As many as half the practicing physicians in Rhode Island could soon be using the same ambulatory electronic health records and practice management system under a vendor deal involving the five largest physician organizations in the state.
The vendor, eClinicalWorks (Westborough, Mass.), inked the deal in January with Electronic Health Records of Rhode Island (EHRRI), a for-profit enterprise established by the medical groups, but announced details at a high-profile event at the State House in Providence last week. Financial terms, however, were not disclosed.
EHRRI, formed last October by Coastal Medical (Providence), Lifespan/Physicians Professional Services Organization, Thundermist Health Center (Woonsocket), and Care New England Health System physician-hospital organizations at Kent Hospital (Warwick) and Women and Infants Hospital of Rhode Island (Providence), has become the exclusive reseller of eClinicalWorks products in Rhode Island. The organization will hire staff certified by eClinicalWorks to provide service and support.
Mark Jacobs, M.D., president and CEO of Coastal Medical, says there also is an unwritten agreement for EHRRI to serve eClinicalWorks customers in neighboring parts of Connecticut and Massachusetts.
Collectively, the five physician organizations represent 1,200 to 1,300 doctors, or half the physician population in Rhode Island. "We have the potential to capture half of the market," says Maria Montanaro, president and chief executive of Thundermist, a safety-net organization with 35 clinicians.
The automation of the practices of so many physicians will give Rhode Island an advantage as regional health information organizations (RHIOs) develop, EHRRI representatives say. "While the RHIOs are being built, we are going to get all the physician offices that we can connected to EHRs," Jacobs says. This will lay the groundwork for future interoperability, he says.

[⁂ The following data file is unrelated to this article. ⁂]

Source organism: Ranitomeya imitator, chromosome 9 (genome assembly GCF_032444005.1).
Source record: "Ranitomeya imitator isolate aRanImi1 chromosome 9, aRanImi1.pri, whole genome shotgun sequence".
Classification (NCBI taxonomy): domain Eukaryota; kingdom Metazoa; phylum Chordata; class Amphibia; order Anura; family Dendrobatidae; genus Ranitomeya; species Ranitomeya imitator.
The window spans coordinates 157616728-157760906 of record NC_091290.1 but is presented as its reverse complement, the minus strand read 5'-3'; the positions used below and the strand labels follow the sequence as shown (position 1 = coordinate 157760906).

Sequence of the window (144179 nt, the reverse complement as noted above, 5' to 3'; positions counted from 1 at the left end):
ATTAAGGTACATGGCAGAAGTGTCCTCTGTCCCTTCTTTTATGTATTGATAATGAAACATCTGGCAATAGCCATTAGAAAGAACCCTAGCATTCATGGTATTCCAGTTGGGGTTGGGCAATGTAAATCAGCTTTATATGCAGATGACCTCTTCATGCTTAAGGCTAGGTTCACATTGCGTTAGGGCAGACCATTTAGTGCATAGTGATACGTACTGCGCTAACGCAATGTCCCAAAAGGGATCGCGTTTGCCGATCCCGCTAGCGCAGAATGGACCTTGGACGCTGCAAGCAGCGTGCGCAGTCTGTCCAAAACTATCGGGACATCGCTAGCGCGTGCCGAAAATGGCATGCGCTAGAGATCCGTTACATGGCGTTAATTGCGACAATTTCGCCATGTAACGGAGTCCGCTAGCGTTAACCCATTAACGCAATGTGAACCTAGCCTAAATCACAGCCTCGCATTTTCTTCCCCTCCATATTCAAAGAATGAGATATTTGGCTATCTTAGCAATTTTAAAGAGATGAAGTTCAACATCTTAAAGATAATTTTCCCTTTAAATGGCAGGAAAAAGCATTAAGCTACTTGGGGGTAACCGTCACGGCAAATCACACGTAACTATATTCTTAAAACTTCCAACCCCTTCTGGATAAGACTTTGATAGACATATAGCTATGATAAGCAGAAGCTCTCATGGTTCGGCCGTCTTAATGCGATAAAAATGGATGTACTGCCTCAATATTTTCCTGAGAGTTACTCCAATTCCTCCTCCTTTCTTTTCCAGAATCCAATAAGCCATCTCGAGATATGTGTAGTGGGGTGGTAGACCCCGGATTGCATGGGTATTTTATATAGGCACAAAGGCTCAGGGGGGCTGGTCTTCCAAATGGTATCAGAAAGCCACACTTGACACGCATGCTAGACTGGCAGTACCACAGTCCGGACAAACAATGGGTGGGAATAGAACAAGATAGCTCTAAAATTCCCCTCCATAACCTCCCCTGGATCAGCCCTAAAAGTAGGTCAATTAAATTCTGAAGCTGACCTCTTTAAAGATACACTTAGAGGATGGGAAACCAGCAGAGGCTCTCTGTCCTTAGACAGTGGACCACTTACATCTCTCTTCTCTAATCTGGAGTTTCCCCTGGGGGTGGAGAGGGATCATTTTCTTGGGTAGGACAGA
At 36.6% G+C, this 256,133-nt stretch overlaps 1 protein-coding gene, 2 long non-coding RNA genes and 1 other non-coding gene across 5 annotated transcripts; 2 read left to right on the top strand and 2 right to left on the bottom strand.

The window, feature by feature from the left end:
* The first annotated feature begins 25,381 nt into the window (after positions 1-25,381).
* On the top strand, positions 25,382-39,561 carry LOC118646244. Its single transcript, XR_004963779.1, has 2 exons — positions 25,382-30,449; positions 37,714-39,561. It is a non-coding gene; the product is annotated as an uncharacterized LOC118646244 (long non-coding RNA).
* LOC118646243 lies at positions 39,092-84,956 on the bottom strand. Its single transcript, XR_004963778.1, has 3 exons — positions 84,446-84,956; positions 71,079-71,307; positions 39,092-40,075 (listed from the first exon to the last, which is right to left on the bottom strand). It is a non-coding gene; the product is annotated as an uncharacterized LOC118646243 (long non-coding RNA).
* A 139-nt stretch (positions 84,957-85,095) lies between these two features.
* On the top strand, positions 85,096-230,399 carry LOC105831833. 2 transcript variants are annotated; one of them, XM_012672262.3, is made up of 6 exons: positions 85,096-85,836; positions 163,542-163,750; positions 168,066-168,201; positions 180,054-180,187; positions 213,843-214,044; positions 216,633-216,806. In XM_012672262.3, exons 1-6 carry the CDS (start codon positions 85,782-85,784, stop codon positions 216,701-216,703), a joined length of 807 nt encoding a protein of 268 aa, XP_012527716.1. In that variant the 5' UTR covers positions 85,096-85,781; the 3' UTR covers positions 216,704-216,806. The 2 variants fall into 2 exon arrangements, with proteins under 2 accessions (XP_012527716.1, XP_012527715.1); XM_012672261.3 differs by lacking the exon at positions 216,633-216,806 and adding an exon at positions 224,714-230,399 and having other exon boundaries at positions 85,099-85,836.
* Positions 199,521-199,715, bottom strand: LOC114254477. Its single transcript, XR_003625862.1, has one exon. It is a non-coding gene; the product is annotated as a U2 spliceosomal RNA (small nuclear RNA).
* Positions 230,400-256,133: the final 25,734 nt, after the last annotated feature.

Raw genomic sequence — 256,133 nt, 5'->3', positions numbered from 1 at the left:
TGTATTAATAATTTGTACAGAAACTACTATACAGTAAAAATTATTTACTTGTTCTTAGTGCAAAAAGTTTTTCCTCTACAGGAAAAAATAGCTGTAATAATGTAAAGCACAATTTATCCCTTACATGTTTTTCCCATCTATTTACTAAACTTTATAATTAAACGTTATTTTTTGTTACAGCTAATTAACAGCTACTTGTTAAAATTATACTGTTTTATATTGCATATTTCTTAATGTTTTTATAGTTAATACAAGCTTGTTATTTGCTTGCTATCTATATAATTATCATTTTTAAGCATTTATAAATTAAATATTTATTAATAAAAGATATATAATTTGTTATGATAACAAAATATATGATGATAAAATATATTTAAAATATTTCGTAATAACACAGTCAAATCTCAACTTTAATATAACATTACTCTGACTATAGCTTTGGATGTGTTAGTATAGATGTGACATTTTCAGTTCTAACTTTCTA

EHRRI developed out of work done by the Rhode Island Quality Institute, a contractor to the Rhode Island Department of Health, a recipient of a $5 million health-IT demonstration grant from the federal Agency for Healthcare Research and Quality (AHRQ). The AHRQ money was intended to build the backbone of a RHIO, according to Rhode Island Quality Institute president and CEO Laura Adams.
In 2004, Adams counted 40 different EMRs or EHRs in use in the state, despite just 12 percent penetration among primary care practices. "The last thing we wanted was the hard-wiring of more fragmentation into our healthcare system," Adams says.
"We are not promoting a monopoly," Adams adds. "We are promoting reduction of variation."
Jacobs says his practice had been looking "in great depth" at about a dozen clinical records systems and found himself comparing notes with a physician at Lifespan, a longtime competitor clearly wary of sharing clinical data with Coastal and other major Rhode Island practices. "We were able to overcome those barriers," according to Jacobs.Montanaro says that EHRRI cannot advertise a discount price but can subsidize the cost of purchasing the software for its partners and for other interested parties. The company is trying to raise capital, using its leverage to negotiate lower prices, and will be offering EHR-related services, she says.